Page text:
Nobody expected Bowen to be the player he was. He went undrafted in 1993 but after a long slog, the Boston Celtics signed him in 1997. From there it was onwards and upwards and finally, he found a home in San Antonio. That was when he became one of the best ‘lockdown’ defenders in NBA history.
A three-time NBA champion, he also made the All-Defensive Team five times. Gregg Popovich was able to get the maximum out of him as he became a Spurs legend. In total, he played for four NBA teams, overcoming the odds of going undrafted.
Another man who benefited from Popovich’s expert coaching was Johnson. He bounced around the league as a backup point guard for most of the first half of his career. But in the mid-1990s, he showed his true potential as a primary ballhandler. It was quite the turnaround for the New Orleans native.
Johnson averaged more than 12 points and 7 assists per game in the postseason of the first championship run of the Tim Duncan era. He showed a brilliant game IQ on the court as he became one of Popovich’s most trusted players. An NBA Championship was a just reward for his efforts.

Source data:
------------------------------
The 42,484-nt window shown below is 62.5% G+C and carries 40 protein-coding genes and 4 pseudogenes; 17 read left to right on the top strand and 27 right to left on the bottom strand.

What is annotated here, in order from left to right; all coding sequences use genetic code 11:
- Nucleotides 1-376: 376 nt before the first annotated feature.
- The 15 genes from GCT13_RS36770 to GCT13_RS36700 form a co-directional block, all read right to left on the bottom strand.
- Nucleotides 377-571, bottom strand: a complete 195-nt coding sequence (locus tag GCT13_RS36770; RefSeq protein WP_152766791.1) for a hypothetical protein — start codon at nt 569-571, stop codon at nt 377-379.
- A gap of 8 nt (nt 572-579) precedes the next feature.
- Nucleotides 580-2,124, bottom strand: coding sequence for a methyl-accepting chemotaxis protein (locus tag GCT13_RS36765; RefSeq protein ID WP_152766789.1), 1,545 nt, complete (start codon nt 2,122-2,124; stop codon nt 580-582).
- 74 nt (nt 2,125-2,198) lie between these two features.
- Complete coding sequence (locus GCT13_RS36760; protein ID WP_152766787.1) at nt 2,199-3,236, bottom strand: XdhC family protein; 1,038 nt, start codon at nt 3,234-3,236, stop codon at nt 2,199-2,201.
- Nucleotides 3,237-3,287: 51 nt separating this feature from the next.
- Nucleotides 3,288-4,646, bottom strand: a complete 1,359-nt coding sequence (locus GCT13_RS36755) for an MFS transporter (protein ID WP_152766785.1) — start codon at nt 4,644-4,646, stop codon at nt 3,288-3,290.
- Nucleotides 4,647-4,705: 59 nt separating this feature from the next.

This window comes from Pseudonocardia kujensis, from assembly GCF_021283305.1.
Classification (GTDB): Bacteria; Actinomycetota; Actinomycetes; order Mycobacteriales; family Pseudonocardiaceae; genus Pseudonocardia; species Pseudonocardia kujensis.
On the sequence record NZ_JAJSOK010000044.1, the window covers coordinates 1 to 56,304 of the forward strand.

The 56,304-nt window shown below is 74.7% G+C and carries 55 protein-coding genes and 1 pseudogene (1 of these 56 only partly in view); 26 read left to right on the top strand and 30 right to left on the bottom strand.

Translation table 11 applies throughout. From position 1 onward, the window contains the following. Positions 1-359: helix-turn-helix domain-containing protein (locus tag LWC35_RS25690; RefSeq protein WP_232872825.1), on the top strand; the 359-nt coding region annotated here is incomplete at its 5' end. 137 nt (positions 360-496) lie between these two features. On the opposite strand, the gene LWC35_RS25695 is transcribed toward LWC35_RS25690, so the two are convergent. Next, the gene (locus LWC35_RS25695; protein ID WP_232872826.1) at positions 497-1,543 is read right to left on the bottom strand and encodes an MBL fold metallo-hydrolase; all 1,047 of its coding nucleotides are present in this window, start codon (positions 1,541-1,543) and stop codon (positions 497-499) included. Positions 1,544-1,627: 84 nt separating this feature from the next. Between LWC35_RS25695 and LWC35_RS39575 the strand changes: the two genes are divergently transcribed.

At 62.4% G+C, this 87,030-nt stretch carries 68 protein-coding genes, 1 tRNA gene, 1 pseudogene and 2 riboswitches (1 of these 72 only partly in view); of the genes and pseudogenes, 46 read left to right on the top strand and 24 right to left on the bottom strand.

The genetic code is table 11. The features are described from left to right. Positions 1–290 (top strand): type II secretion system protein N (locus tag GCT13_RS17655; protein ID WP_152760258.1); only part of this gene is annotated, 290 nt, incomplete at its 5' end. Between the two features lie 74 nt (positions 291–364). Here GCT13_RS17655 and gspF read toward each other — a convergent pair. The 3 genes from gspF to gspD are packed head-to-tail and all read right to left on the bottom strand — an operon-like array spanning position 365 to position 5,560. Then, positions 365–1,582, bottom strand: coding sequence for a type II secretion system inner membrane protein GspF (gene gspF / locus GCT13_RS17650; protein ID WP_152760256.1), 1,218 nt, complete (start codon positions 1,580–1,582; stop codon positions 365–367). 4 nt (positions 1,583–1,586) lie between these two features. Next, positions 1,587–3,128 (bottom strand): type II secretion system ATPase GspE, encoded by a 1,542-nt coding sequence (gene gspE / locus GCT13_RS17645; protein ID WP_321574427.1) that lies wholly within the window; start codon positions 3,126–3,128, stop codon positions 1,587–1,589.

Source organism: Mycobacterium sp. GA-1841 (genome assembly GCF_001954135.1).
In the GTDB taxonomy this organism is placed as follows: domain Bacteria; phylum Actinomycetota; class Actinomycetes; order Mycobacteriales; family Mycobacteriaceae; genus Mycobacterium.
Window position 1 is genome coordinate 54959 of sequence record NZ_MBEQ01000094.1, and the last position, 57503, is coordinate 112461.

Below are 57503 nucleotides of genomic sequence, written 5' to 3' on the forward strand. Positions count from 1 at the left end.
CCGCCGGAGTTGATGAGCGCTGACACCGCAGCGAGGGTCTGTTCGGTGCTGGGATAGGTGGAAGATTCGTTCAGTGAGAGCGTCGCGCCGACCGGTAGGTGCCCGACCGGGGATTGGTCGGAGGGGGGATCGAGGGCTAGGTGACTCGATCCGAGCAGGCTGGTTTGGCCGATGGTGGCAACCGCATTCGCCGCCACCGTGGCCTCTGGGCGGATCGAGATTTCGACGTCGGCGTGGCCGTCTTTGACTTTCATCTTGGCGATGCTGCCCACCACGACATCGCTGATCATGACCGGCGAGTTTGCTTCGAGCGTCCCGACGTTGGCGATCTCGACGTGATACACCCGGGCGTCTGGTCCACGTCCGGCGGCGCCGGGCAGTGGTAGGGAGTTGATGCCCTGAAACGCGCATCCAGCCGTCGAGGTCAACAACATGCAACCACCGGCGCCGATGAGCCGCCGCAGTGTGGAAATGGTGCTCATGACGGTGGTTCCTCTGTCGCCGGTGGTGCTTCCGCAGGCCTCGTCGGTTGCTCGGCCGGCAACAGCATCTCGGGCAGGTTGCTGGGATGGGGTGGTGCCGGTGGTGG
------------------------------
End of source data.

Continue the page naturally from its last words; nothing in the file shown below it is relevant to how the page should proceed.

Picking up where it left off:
The Yankees have been through some truly awful times in the past decade. However, the 90s were a different story. Starks was a big part of this success. First of all, he missed out on the 1990 draft. But the Golden State Warriors picked him up as a free agent. A brief stint in the minor leagues followed before his move to the Knicks.
Suddenly, Starks’ career exploded. He scored 17.5 points per game in a 60-win season in 1992-93. An All-Star season followed. A legend in New York, Starks is the franchise’s leader in on-field goals. He was also the first player in NBA history to make 200 three-pointers in one season.
The shining example to every player who wasn’t selected the draft, Wallace had a magnificent career. A four-time NBA All-Star, he was also the main man in the Detroit Pistons 2004 Championship win. In short, he totally belied initial expectations of his abilities, working hard to hone his technique.
To sum up, it totally paid off. Wallace was a four-time Defensive Player of the Year. All of this made him a force after going undrafted when he left Virginia Union. His early days included a spell in Italy and he showed dedication to the sport. Sometimes you have to climb to the top from the bottom rung.